Big Birds at Prospect Park

I’m lucky to live in an area with a lot of wonderful parks and open space areas. One of my favorites is Prospect Park, and I’ve visited it several times lately. The weather has been all over the map the last couple of weeks – from warm sunny days to blizzards – but that’s spring in Colorado. And that’s a beautiful time and place to be. I’ve done my share of landscape painting over the years, and landscape photography as well. But for some reason, this month it has mostly been birds that have caught my eye.

I am sure cormorants have been around here longer than I have, but this year is the first time I’ve noticed them, or knew what they were. A whole flock has taken over a tree on a pond at Prospect Park:

They use the tree as a launching pad for excursions to feed and to collect nesting materials:

The way they are building a network of nests in the tree reminds me very much of the condominium building visible behind the tree:

One day while my wife Wendy and I were watching and photographing the cormorants, a couple of birdwatchers came and told us where we could find a hawk in a tree elsewhere in the park. We were a bit skeptical that it would still be there when we got there, but there it was:

We thought we were lucky to get off a couple of shots, as we were sure it would fly off at the sound of our shutters. But it turned out this hawk was unflappable. We were able to photograph it from as close as we wanted:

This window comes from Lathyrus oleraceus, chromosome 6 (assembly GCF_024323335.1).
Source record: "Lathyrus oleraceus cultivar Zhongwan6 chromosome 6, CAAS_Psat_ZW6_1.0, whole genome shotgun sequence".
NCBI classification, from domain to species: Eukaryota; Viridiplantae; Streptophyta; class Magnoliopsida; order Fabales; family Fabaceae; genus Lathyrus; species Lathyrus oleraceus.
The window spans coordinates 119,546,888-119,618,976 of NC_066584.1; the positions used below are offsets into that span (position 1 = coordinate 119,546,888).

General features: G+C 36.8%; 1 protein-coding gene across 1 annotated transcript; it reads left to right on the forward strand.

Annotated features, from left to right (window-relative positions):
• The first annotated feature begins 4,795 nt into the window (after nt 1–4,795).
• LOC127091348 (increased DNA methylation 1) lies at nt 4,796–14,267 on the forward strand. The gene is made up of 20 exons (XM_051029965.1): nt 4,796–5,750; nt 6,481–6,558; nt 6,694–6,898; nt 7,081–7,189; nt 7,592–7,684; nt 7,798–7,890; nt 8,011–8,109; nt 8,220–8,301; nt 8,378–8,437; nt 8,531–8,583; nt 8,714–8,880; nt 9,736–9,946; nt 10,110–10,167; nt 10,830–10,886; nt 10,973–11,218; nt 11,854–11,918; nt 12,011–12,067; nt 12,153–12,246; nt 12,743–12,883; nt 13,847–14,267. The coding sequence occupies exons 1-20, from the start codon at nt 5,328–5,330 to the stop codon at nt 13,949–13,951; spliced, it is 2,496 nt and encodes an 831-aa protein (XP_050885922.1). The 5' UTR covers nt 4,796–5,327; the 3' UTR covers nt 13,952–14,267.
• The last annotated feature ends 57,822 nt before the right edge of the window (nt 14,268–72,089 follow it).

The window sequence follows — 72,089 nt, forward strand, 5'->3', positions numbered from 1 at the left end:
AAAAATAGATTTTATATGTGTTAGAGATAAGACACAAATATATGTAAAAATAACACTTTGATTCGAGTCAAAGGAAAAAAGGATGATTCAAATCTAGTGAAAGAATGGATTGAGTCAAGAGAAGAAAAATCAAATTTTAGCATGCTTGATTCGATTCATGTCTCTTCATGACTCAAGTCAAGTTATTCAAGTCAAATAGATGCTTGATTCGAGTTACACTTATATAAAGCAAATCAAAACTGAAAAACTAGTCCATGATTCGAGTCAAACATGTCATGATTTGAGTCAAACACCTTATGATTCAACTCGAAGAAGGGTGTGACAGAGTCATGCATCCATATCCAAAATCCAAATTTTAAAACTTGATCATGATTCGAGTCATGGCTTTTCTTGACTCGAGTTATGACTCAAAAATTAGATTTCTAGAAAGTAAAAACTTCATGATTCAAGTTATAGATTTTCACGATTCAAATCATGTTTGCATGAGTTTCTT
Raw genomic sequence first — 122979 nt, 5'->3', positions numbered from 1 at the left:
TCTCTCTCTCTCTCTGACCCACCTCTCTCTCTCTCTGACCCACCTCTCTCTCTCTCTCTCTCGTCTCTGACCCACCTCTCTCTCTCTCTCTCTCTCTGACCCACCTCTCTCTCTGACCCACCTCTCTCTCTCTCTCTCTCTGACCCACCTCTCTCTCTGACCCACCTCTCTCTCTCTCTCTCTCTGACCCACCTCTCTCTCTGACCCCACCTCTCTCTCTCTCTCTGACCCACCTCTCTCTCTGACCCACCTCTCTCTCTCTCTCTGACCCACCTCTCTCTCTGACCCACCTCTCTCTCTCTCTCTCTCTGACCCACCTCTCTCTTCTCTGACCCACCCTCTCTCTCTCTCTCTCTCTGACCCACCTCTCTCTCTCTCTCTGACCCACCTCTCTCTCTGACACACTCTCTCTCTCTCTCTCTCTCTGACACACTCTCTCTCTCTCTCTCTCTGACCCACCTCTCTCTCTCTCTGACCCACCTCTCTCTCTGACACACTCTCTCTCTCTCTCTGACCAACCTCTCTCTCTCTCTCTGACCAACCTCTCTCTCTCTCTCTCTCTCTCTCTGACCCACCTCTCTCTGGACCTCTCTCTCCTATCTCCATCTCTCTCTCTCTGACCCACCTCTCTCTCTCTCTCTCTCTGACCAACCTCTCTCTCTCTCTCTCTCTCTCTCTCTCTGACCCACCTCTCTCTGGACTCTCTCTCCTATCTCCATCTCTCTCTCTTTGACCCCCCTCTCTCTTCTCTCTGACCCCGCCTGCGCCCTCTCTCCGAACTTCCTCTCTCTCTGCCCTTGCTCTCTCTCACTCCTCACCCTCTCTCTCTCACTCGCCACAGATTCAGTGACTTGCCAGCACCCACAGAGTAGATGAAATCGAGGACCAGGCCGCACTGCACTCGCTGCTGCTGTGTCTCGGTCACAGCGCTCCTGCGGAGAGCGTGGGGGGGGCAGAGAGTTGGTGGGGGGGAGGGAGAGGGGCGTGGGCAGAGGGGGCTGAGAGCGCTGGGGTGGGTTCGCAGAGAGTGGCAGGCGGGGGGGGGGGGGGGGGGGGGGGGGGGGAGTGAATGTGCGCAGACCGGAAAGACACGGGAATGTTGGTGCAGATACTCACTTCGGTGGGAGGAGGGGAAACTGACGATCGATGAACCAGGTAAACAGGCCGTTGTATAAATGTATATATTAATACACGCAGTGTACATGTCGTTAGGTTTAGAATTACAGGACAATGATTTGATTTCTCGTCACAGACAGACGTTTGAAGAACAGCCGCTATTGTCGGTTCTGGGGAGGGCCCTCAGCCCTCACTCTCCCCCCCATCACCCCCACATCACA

On two separate occasions I watched and shot this hawk for probably an hour. It didn’t do anything really dramatic, but I managed to catch a number of “moments”, such as here when it might have found some prey:

Rather than dive and attack, it started calling out – perhaps to alert the other hawks in the area:

This bird was circling above us the whole time, but never came in any closer:

Eventually, my friend on the branch above me lost interest in whatever had commanded its attention, and went back to more mundane activities, such as scratching its head:

At one point it shifted position and lifted its tail and I was sure it was going to fly off, but all it actually did was poop:

When the wind blew, it would have to do something to keep its balance. In this instance, it apparently decided it was best off balancing on one foot:

It was also a gust of wind that prompted the most dramatic pose offered by the hawk:

I have no idea how long this particular hawk will stay in the area, but I plan to visit as often as I can, as this was just an amazing experience.